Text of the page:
Our study reveals diverse splicing patterns of exonized Alu elements in the human transcriptome. Most new exons originated from Alu elements probably represent non-functional splice forms that are included in the transcripts at low frequencies 
. However, a small subset of exonization events, in particular those associated with more ancient Alu elements, could evolve strong splicing regulatory signals to become constitutive or tissue-specific, possibly driven by positive selection. The analysis of high-density exon tiling array data across a broad range of tissues provides an efficient approach to identify such exons. Considering the incomplete coverage of Exon 1.0 arrays on human transcribed regions, and the high noise in the observed intensities of probes targeting individual exons 
, we expect that many constitutive or tissue-specific Alu-derived exons are missed by this study. Also, while we focus on primate-specific exons derived from Alu repeats, a recent study by Alekseyenko and colleagues identified nearly 3000 human-specific exons created by de novo substitution in intronic regions during primate evolution 
. With improved exon microarray platforms and analysis algorithms in the future, more species-specific exons with regulatory roles are likely to be discovered.
Our data provide novel insight into the evolutionary impact of newly created exons in eukaryotic genomes. During evolution, new exons are frequently added to existing functioning genes via a variety of mechanisms, such as exonization of transposable elements, exon duplication, and de novo exonization from intronic regions 
. Modrek and Lee found that the birth of new exons was strongly coupled with widespread occurrence of alternative splicing in eukaryotic genes 
. Through pairwise comparisons of human and rodent genomes, they showed that nearly 75% of human alternatively spliced exons with low transcript inclusion levels were absent from the corresponding genomic sequence of the rodent orthologs. By contrast, the number was less than 5% for constitutive exons 
. This pattern was corroborated by subsequent analyses of exon creation events in vertebrates using multiple genome alignments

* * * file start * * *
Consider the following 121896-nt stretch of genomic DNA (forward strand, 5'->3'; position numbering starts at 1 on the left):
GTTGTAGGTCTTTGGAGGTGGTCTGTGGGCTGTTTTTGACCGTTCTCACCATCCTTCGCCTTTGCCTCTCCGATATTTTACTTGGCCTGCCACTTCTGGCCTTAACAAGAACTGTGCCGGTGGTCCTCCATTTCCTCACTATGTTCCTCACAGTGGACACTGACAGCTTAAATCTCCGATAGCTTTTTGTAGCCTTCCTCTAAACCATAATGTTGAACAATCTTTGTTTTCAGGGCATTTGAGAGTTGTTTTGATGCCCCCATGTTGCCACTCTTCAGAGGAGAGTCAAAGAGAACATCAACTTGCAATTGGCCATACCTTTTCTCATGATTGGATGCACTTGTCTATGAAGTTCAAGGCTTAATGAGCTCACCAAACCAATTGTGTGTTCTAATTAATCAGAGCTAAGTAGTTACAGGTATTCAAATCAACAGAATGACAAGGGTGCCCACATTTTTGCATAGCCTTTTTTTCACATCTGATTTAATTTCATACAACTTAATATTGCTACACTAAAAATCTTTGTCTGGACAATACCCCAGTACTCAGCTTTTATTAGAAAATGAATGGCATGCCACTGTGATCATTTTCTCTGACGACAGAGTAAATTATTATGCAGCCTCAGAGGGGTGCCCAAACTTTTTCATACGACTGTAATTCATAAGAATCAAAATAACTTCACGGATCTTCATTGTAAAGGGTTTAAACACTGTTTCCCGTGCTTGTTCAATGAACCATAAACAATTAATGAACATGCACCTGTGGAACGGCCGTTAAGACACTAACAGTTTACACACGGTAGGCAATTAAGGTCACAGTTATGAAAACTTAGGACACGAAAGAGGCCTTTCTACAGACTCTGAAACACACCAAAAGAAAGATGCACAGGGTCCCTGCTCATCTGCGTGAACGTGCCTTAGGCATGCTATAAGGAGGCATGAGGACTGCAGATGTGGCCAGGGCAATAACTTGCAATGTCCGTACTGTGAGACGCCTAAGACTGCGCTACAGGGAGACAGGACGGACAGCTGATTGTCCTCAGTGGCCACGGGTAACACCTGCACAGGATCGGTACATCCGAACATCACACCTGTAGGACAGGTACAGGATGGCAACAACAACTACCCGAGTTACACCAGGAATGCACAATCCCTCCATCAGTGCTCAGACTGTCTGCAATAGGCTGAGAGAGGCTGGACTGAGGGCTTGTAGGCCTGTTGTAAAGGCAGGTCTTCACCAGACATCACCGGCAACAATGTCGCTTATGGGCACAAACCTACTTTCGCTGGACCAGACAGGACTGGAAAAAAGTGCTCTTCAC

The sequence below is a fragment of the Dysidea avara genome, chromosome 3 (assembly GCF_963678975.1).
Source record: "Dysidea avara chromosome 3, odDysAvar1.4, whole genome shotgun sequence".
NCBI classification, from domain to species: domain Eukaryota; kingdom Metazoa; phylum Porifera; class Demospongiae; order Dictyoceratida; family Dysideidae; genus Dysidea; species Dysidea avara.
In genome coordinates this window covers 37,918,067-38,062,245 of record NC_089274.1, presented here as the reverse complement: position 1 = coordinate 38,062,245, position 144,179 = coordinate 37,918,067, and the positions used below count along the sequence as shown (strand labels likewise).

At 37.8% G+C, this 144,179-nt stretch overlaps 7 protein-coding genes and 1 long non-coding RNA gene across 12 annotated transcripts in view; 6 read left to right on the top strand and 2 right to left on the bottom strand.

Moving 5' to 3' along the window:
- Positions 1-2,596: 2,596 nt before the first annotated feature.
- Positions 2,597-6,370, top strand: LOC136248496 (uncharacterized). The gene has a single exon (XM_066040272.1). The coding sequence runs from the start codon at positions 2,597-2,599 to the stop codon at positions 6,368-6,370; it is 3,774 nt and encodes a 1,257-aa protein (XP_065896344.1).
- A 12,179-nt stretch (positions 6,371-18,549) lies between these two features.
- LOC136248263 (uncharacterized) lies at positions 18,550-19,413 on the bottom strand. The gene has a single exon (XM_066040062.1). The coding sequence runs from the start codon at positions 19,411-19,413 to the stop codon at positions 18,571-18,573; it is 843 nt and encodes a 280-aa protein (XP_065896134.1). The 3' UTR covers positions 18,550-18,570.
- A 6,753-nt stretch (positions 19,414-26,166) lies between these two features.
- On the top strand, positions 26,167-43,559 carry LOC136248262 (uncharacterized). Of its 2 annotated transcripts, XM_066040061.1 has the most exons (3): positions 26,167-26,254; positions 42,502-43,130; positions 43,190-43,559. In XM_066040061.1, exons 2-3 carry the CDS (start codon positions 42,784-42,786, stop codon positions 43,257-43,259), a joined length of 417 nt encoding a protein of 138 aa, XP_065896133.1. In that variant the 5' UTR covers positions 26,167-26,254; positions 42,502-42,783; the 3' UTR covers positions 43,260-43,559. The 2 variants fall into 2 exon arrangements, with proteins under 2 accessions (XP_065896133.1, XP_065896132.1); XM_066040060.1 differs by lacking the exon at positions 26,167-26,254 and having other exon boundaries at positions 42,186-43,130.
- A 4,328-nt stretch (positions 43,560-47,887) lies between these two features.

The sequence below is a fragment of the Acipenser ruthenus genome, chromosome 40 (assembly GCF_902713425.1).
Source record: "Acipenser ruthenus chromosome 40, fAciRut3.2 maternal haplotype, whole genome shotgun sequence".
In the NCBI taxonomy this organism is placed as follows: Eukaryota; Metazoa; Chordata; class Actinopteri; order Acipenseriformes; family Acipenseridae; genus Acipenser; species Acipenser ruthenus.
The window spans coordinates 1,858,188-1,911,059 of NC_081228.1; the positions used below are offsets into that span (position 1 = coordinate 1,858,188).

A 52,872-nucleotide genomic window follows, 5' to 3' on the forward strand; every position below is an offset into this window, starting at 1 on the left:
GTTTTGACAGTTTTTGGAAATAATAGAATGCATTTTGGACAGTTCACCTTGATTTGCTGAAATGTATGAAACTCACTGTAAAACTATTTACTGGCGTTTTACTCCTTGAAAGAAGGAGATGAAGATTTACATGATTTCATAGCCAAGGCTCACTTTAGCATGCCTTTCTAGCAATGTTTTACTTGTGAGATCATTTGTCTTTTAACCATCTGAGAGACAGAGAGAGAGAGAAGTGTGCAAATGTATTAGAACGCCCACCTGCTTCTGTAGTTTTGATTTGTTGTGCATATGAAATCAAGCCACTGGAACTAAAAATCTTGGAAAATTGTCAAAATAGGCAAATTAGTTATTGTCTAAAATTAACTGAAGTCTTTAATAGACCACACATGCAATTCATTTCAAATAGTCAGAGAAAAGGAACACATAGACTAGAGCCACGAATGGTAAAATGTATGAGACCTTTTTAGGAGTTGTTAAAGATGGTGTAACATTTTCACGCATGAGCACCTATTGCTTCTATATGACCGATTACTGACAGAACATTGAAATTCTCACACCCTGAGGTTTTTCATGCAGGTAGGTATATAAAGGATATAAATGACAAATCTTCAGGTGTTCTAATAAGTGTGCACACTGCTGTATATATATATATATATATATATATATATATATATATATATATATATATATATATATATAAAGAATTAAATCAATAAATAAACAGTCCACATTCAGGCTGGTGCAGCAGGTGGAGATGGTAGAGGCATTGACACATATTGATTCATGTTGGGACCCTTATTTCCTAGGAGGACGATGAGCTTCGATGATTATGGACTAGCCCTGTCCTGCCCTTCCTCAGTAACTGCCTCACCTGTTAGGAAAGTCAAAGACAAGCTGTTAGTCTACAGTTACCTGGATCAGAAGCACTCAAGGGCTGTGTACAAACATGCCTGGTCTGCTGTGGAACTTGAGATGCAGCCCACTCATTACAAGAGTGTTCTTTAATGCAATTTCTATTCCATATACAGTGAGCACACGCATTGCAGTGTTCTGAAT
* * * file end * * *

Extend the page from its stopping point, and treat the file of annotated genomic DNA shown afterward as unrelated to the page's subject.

. Based on these observations, Modrek and Lee proposed an evolutionary model that alternative splicing can facilitate the evolution of new exons – the creation of a new exon in the minor transcript isoform keeps the original gene product intact, which reduces the negative selection pressure against the new exon, allowing it to evolve towards an adaptive function 
. On the other hand, this evolutionary model also predicts that the vast majority of new exons found by comparative genomics analyses are non-functional evolutionary intermediates. In fact, most previous genomic studies have focused on the low transcript inclusion levels of new exons 
. It is unclear to what extent new exons could have produced functional and regulatory novelties. In this study, based on a large-scale splicing analysis of human tissues, we show that a number of primate-specific exons derived from Alu retrotransposons have a major impact on their genes' mRNA/protein products in a ubiquitous or tissue-specific manner. In SEPN1, the strong transcript inclusion and muscle-specificity of the Alu derived exon represents a human-specific splicing change after the divergence of humans and chimpanzees. These data suggest that some new exons may contribute to species-specific differences between humans and non-human primates.
Our study has discovered a large list of Alu-derived exons with substantial transcript inclusion levels. This exon list can be valuable for a variety of further investigations. These exons provide candidates for detailed mechanistic analyses and can be used to characterize the splicing regulatory mechanisms of Alu-derived exons. If suitable tissue samples from closely or distantly related primate species are available, it will be possible to precisely reconstruct the evolutionary events preceding the emergence of constitutive or tissue-specific Alu-derived exons. Further experimental studies will be needed to elucidate the functional significance of individual exonization events (e.g. the muscle-specific inclusion of the Alu-derived exon in SEPN1).